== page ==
Buñuel is always ironic but not a deceiver. Buñuel is not kidding in his admiration for Simon, although Buñuel’s interlocutors goad him towards admitting some salacious purpose or secret joke or ridicule of Simon. Buñuel acknowledges the black humor of some moments in the film, as when the monks confuse various and obscure theological terms, or when a miracle restores a man’s hands only to see him use it to slap his little daughter on the head. But this is just how people are, in every age. The irony is only in the people, not in Simon. Modernist viewers will think that the foibles of the people, the coreligionists, somehow denigrate Simon’s purpose, mock him for absurdity. They do not realize that Simon is not there for them, or for anyone else. As the Marxist critic Robert Sayres has noted, the desert hermits not only fled the world, they also fled the world that was in the Church.

The co-star of the film is, of course, the devil. Here is showcased Buñuel’s originality and genius, for The Golden Legend does not even suggest this intricate relationship, beyond even that of the traditional accounts of hermits beset by demons. And the devil is, not unexpected, a woman, in various disguises of schoolgirl, villager, shepherd boy, temptress. Each time she is foiled by Simon’s steadfastness, until she wearies of the game and announces that she is taking him far away. The film ends in a noisy New York City discotheque, where a shorn, professorial-looking Simon, tugging on a pipe, seated at a table, looks on patiently at the gyrating dancers amid the deafening noise of the rock band. He asks the devil the name of the dance, and she replies “Radioactive Flesh.” “It is the last dance,” she assures him, and Simon merely replies that he wants to go home. And shortly the word “Fin” appears. The story is done. The last dance is over.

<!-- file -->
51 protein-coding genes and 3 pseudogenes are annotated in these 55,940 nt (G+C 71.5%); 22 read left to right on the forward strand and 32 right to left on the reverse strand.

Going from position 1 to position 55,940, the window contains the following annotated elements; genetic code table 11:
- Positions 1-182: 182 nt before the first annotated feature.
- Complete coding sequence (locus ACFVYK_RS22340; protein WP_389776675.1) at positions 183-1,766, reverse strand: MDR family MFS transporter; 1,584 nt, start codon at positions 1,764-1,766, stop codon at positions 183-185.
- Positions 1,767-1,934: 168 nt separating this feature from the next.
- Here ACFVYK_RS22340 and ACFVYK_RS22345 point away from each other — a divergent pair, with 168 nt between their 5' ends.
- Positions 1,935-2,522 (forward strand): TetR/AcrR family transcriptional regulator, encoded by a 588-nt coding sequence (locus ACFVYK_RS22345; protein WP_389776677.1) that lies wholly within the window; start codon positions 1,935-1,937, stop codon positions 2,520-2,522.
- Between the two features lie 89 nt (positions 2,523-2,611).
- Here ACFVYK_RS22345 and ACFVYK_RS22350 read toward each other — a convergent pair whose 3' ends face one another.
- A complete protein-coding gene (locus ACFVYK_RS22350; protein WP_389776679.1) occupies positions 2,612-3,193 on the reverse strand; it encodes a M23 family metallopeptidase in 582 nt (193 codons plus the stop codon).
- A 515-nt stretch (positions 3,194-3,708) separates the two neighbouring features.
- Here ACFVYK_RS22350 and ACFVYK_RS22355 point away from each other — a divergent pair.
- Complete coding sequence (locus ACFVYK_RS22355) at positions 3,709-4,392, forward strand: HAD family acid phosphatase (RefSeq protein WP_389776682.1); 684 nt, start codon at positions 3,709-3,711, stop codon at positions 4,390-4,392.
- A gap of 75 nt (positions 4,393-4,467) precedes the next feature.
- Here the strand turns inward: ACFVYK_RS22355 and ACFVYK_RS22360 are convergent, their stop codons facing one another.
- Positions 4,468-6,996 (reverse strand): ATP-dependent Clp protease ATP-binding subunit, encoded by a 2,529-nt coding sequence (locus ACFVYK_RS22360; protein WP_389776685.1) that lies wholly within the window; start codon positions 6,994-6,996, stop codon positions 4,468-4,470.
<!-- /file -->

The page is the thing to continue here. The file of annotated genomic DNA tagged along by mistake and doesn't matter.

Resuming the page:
Buñuel weakly protests that the abrupt ending was not his intention — the budget fell short, and he had wanted to include other scenes from “The Golden Legend. But it is perfectly apropos. The hell to which Simon has been taken, like the view from the pinnacle of the citadel in the Gospel story, is the world, Buñuel’s contemporary world. Bunuel admits a certain nostalgia. “Culturally, I’m a Christian,” he states. That is bound to have a sensibility for framing his allegory, his symbols, and life’s observations. And when his critics retort that the religious questions Buñuel poses have already been resolved, Buñuel replies that he doesn’t care. “I don’t make thesis films or religious ones or atheist ones.” That no one knows may be his message, but even that message he casts doubts upon.

Simon of the Desert is an exemplary film, an allegory, not merely on the eremitic question but on any universal question one may wish to pose.